There’s also the aspect that if you’re on a shortlist of say, four firms, and you are up against Capita, your chances of winning are not the 25% you may have postulated when you looked at the risk / reward equation of bidding. Your chances are just 11.1%.  (Capita probability 66.66%; three others sharing the remaining 33.33%). You might as well give up and go home now.

I don’t have any easy answers here. Why should any individual organisation perhaps forego the ‘best’ supplier for the greater good of bringing on a smaller or less effective supplier perhaps? And Capita just steams on – winning the MOD Defence Infrastructure contract just the other day, for instance.

It’s a tough one, but this is not healthy, and the fact remains - no firm operating in a genuinely competitive market should be winning anything like two-thirds of the contracts they bid for. That seems undisputable. But what on earth we’re going to do about it, I don’t know.

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Voices (6)

  1. johnlandseer:

    IMHO Capita do some things really well and something’s exceptionally well, viz:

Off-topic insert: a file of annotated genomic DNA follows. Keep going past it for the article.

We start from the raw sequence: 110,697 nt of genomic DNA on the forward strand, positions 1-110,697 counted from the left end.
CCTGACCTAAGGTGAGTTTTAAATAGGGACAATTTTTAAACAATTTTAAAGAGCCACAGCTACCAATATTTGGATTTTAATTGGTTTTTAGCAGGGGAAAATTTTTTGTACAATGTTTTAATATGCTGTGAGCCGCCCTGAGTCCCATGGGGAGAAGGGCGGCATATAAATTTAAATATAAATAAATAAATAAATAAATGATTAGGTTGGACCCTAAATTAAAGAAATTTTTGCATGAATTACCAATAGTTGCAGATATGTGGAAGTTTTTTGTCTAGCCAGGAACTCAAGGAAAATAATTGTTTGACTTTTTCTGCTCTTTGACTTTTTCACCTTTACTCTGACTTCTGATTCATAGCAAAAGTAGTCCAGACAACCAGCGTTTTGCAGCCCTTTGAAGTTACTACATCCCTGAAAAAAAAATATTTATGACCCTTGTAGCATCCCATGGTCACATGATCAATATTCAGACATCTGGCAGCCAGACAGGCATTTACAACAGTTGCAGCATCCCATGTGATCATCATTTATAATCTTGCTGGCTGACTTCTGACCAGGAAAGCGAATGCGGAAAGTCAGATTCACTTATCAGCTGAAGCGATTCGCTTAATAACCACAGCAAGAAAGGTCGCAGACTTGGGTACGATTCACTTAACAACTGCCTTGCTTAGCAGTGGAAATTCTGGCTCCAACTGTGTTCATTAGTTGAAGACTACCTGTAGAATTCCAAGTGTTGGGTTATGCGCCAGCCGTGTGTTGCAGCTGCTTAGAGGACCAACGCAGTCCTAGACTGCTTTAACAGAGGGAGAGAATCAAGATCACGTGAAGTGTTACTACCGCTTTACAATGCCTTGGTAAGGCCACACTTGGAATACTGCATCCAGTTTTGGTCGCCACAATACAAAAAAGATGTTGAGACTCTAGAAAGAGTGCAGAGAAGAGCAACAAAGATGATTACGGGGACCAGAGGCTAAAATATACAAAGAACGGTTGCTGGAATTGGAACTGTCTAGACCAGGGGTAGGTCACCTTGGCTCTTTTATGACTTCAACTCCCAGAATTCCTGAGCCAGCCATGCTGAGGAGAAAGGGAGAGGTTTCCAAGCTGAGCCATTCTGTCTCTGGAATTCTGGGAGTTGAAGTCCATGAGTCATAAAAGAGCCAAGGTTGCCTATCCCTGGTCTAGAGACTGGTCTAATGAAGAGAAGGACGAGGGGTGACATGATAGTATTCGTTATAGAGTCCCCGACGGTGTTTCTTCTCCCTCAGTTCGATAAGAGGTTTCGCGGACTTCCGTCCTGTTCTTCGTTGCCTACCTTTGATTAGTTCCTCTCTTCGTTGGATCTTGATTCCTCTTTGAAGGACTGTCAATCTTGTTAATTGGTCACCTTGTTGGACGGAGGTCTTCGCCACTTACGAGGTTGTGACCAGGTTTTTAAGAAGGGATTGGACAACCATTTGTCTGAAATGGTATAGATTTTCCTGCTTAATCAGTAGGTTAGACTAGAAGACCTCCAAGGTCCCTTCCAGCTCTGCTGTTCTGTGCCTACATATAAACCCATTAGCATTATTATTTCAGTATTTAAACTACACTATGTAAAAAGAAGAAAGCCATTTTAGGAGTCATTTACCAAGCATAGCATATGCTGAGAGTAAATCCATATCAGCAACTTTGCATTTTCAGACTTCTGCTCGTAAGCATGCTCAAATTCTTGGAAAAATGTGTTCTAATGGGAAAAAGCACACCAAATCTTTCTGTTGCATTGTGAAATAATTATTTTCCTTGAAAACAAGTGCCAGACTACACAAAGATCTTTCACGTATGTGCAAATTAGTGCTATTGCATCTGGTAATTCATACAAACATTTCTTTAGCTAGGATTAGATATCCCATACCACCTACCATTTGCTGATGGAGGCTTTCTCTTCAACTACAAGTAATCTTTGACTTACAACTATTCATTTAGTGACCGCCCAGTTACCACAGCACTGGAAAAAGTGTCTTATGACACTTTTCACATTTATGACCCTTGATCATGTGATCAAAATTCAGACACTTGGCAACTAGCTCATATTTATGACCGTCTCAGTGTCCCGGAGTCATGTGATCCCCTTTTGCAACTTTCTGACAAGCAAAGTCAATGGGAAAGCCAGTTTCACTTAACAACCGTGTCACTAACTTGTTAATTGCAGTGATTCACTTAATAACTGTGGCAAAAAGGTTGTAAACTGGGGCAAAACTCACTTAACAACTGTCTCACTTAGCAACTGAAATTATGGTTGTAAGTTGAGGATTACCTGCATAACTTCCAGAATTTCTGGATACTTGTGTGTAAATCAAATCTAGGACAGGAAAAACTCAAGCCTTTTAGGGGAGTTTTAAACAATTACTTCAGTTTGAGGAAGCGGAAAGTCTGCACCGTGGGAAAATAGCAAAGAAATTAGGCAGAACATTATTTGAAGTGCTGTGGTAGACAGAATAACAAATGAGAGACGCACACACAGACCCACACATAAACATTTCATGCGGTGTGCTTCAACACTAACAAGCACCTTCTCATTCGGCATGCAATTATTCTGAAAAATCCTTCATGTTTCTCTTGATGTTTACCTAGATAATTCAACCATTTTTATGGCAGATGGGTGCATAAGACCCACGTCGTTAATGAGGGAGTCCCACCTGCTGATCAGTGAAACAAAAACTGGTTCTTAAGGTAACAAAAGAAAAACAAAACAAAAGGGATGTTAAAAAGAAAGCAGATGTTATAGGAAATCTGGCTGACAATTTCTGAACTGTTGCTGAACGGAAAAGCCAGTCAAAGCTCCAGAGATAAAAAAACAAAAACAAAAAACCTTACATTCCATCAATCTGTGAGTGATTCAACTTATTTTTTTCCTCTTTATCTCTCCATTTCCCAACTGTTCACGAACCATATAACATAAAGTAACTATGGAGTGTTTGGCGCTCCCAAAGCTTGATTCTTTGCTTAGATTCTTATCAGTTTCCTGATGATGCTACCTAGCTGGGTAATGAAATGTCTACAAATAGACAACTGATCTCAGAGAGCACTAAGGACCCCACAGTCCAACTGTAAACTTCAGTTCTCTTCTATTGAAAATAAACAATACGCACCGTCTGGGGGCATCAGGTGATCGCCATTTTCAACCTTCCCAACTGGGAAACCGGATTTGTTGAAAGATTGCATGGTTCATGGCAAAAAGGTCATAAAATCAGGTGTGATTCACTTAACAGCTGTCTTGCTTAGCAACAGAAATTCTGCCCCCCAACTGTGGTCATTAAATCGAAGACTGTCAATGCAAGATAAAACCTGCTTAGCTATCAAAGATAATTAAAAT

– they understand the OJEU process really well and exploit it to their full advantage – (you have to question whether other companies do this…)
    – they really do answer the full question (ATFQ) when bidding – you would be amazed at the number of, I mean companies who don’t
    – they qualify hard (if you are going to spend 4-5M GBP on a bid – you better win!
    – they forensically play to VfM and MEAT criteria
    – They don’t gold-plate – suspect they don’t offer compliant +
    – offer economies of scale
    Finally – they really do understand the work for which they are bidding

    I’m struggling to work out …what’s not to like or admire in their approach?

    1. Secret Squirrel:

      You’ve got to admire the bid team. But they’re not known as Crapita because of their excellent delivery…..

  2. Richard Scott:

    Peter. Surely the right questions are: